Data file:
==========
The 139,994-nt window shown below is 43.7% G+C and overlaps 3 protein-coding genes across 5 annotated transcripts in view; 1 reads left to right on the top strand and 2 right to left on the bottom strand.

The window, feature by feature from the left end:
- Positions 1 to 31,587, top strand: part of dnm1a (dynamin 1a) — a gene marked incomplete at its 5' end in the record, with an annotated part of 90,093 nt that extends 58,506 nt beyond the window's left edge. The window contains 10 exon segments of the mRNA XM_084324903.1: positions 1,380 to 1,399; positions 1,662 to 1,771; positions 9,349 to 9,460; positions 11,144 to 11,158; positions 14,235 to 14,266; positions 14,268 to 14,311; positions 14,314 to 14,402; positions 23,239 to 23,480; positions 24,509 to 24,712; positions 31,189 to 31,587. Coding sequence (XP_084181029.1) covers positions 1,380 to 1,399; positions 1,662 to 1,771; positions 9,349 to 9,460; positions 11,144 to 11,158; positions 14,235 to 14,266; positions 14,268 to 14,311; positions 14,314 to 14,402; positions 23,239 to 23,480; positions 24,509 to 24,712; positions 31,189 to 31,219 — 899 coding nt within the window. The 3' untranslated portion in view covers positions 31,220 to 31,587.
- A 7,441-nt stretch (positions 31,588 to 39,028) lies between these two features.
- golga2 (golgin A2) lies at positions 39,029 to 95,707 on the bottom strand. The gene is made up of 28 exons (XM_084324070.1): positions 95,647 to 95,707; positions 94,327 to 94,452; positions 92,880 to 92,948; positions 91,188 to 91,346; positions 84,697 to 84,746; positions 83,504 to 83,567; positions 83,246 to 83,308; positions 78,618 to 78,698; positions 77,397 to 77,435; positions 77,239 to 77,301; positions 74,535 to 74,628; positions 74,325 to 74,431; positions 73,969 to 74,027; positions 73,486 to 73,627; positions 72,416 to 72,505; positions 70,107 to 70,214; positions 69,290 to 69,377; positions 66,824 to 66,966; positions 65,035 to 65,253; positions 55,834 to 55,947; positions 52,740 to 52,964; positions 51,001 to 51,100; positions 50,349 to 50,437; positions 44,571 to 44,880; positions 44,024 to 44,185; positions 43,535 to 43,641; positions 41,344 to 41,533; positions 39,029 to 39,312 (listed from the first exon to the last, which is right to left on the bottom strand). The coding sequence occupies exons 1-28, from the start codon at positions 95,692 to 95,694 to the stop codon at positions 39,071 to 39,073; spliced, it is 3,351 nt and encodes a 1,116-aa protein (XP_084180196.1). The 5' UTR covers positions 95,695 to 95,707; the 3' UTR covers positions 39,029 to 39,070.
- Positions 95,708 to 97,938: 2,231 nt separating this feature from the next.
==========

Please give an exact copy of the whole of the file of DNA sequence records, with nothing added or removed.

The 139,994-nt window shown below is 43.7% G+C and overlaps 3 protein-coding genes across 5 annotated transcripts in view; 1 reads left to right on the top strand and 2 right to left on the bottom strand.

The window, feature by feature from the left end:
- Positions 1 to 31,587, top strand: part of dnm1a (dynamin 1a) — a gene marked incomplete at its 5' end in the record, with an annotated part of 90,093 nt that extends 58,506 nt beyond the window's left edge. The window contains 10 exon segments of the mRNA XM_084324903.1: positions 1,380 to 1,399; positions 1,662 to 1,771; positions 9,349 to 9,460; positions 11,144 to 11,158; positions 14,235 to 14,266; positions 14,268 to 14,311; positions 14,314 to 14,402; positions 23,239 to 23,480; positions 24,509 to 24,712; positions 31,189 to 31,587. Coding sequence (XP_084181029.1) covers positions 1,380 to 1,399; positions 1,662 to 1,771; positions 9,349 to 9,460; positions 11,144 to 11,158; positions 14,235 to 14,266; positions 14,268 to 14,311; positions 14,314 to 14,402; positions 23,239 to 23,480; positions 24,509 to 24,712; positions 31,189 to 31,219 — 899 coding nt within the window. The 3' untranslated portion in view covers positions 31,220 to 31,587.
- A 7,441-nt stretch (positions 31,588 to 39,028) lies between these two features.
- golga2 (golgin A2) lies at positions 39,029 to 95,707 on the bottom strand. The gene is made up of 28 exons (XM_084324070.1): positions 95,647 to 95,707; positions 94,327 to 94,452; positions 92,880 to 92,948; positions 91,188 to 91,346; positions 84,697 to 84,746; positions 83,504 to 83,567; positions 83,246 to 83,308; positions 78,618 to 78,698; positions 77,397 to 77,435; positions 77,239 to 77,301; positions 74,535 to 74,628; positions 74,325 to 74,431; positions 73,969 to 74,027; positions 73,486 to 73,627; positions 72,416 to 72,505; positions 70,107 to 70,214; positions 69,290 to 69,377; positions 66,824 to 66,966; positions 65,035 to 65,253; positions 55,834 to 55,947; positions 52,740 to 52,964; positions 51,001 to 51,100; positions 50,349 to 50,437; positions 44,571 to 44,880; positions 44,024 to 44,185; positions 43,535 to 43,641; positions 41,344 to 41,533; positions 39,029 to 39,312 (listed from the first exon to the last, which is right to left on the bottom strand). The coding sequence occupies exons 1-28, from the start codon at positions 95,692 to 95,694 to the stop codon at positions 39,071 to 39,073; spliced, it is 3,351 nt and encodes a 1,116-aa protein (XP_084180196.1). The 5' UTR covers positions 95,695 to 95,707; the 3' UTR covers positions 39,029 to 39,070.
- Positions 95,708 to 97,938: 2,231 nt separating this feature from the next.